I once had a brilliant idea about doing a serious book about travel called Slash and Burn Tourism. The pitch was, like the traditional but destructive tradition of slash and burn agriculture, there are many destinations in the world that used to be great, but are now so overcrowded and overtaxed that people are giving them a pass. In the magazines’ and travel shows’ quests to be onto the next big thing, the old big thing is left to implode.
Then I realized I didn’t have the time or the energy to spend six months or a year researching a book like that, only to be depressed with what I found. So if you want to run with that idea, go write a proposal and pitch it to agents. Be my guest. Buy me a beer sometime for my royalty split.
Maybe the best person to write that would be Washington Post writer Elizabeth Becker. This article, Don’t Go There, is the kind of thing you almost never see in a publication (or newspaper section) that depends on deep-pocketed travel industry advertisers for its livelihood. As a former New York Times travel editor quoted in the story says, “We never did the ten worst [places to visit], only the ten best.”
When is the last time you saw a destination exposed for the bad experience it really is in a major travel magazine? What’s the ratio of positive cruising stories to the ones that examine the destruction caused by the industry and its passengers? The only group dealing with the issues on a regular basis, as far as I can tell, is National Geographic, especially columnist Jonathan Tourtellot. His regular Destination Watch column (seldom online) in National Geographic Traveler and the annual places rated surveys are serious breaths of fresh air among the usual perfumed travel mag pages and fashion spreads.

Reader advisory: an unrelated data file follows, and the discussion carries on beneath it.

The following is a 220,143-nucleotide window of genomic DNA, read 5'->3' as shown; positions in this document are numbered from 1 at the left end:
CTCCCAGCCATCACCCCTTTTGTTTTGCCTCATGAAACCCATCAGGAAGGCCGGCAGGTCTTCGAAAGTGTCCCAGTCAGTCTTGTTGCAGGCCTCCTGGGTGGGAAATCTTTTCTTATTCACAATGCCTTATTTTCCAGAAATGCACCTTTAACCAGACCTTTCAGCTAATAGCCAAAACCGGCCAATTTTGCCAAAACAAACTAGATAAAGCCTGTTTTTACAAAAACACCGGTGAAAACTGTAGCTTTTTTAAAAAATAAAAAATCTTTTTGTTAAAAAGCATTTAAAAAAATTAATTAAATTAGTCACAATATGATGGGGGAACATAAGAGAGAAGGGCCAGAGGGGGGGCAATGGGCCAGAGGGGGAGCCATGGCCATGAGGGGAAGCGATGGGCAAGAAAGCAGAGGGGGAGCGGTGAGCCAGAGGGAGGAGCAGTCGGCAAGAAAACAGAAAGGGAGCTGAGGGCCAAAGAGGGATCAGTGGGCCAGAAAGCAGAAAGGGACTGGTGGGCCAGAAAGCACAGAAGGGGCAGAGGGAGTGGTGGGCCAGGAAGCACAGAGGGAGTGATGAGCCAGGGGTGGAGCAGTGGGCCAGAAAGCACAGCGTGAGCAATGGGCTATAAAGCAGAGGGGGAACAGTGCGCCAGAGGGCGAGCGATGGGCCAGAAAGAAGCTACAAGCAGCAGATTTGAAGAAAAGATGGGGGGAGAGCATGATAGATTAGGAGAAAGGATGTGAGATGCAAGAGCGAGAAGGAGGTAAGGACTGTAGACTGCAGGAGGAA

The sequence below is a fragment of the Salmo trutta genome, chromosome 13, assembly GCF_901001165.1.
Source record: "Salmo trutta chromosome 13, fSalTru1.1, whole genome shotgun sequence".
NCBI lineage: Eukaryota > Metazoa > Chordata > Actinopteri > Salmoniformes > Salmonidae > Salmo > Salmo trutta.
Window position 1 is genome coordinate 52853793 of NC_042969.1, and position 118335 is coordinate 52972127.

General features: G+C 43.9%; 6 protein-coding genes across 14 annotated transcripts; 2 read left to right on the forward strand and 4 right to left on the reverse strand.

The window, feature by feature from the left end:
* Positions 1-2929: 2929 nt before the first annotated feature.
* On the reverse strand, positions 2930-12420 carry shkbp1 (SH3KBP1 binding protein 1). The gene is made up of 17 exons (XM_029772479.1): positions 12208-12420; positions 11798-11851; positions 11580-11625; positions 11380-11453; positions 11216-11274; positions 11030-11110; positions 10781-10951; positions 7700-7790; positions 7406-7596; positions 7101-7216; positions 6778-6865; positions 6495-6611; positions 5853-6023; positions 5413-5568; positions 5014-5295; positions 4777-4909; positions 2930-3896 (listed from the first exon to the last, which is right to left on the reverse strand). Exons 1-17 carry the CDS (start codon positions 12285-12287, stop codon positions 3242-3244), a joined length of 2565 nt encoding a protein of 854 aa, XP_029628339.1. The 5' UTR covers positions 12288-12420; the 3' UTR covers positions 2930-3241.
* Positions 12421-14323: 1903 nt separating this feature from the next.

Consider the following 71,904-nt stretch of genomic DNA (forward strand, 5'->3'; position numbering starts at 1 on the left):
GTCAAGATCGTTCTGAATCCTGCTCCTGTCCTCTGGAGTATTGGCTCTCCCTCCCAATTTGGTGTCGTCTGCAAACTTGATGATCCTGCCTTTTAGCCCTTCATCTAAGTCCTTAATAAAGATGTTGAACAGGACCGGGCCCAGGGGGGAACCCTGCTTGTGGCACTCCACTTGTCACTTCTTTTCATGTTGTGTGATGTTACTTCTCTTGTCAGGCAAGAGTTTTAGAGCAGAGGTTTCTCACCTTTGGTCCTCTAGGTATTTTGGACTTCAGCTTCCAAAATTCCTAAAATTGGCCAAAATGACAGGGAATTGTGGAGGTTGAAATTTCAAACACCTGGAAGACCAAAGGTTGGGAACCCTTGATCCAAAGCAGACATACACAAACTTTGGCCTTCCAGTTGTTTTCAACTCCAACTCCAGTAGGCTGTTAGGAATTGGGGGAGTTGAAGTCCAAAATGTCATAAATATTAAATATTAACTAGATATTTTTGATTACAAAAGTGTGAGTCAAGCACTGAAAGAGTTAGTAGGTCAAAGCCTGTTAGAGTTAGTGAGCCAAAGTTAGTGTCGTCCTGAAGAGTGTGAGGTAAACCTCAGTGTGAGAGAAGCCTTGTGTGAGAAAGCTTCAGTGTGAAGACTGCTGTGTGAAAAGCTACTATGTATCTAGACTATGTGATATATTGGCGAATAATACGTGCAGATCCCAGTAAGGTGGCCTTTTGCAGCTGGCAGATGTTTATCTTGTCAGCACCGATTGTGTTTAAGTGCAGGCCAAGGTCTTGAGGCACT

Most other travel mags wouldn’t dare run a survey that shows Turks & Caicos, Ibiza, and St. Thomas at the very bottom of the list for sustainable tourism practices. (You can just picture the publisher slamming the door of the editor’s office and chewing him/her out for the lost ad revenue that quarter.)
This, rather than the change in reading habits, may be what really brings down the dead tree magazine publishing industry. Why get only half the story when you can go online and get the whole picture? Sure, the likes of World Hum, Perceptive Travel, Tripso, and all the null out there are never going to generate the kind of big ad bucks that Travel & Leisure does, but in a way that’s their salvation. They can give you the straight scoop without any toning down or glossing over. The reader comes first, and is assumed to be intelligent enough to hear some negatives along with the positives.
TV may be okay though as long as Anthony Bourdain is still allowed full creative control…
[flickr photo by Zora O’Neill]